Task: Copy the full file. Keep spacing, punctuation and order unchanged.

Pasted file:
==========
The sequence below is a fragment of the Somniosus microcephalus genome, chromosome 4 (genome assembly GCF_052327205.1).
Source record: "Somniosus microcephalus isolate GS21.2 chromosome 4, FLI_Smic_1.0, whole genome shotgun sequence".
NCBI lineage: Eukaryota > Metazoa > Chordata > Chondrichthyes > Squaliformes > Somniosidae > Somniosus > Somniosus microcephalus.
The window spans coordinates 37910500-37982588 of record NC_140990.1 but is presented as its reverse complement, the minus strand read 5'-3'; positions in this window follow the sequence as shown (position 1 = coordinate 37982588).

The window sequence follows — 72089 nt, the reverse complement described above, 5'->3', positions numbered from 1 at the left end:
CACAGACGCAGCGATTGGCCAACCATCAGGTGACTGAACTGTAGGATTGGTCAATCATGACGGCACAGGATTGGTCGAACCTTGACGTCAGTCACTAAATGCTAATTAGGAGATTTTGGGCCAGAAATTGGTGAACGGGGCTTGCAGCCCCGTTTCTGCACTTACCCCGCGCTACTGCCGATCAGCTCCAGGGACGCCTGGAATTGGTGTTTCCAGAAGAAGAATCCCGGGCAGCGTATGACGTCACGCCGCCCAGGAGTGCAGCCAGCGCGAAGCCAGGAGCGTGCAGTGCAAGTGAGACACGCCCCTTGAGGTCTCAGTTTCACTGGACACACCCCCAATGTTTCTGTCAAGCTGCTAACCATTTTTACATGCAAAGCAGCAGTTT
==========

The sequence below is a fragment of the Somniosus microcephalus genome, chromosome 4 (genome assembly GCF_052327205.1).
Source record: "Somniosus microcephalus isolate GS21.2 chromosome 4, FLI_Smic_1.0, whole genome shotgun sequence".
NCBI lineage: Eukaryota > Metazoa > Chordata > Chondrichthyes > Squaliformes > Somniosidae > Somniosus > Somniosus microcephalus.
The window spans coordinates 37910500-37982588 of record NC_140990.1 but is presented as its reverse complement, the minus strand read 5'-3'; positions in this window follow the sequence as shown (position 1 = coordinate 37982588).

The window sequence follows — 72089 nt, the reverse complement described above, 5'->3', positions numbered from 1 at the left end:
CACAGACGCAGCGATTGGCCAACCATCAGGTGACTGAACTGTAGGATTGGTCAATCATGACGGCACAGGATTGGTCGAACCTTGACGTCAGTCACTAAATGCTAATTAGGAGATTTTGGGCCAGAAATTGGTGAACGGGGCTTGCAGCCCCGTTTCTGCACTTACCCCGCGCTACTGCCGATCAGCTCCAGGGACGCCTGGAATTGGTGTTTCCAGAAGAAGAATCCCGGGCAGCGTATGACGTCACGCCGCCCAGGAGTGCAGCCAGCGCGAAGCCAGGAGCGTGCAGTGCAAGTGAGACACGCCCCTTGAGGTCTCAGTTTCACTGGACACACCCCCAATGTTTCTGTCAAGCTGCTAACCATTTTTACATGCAAAGCAGCAGTTT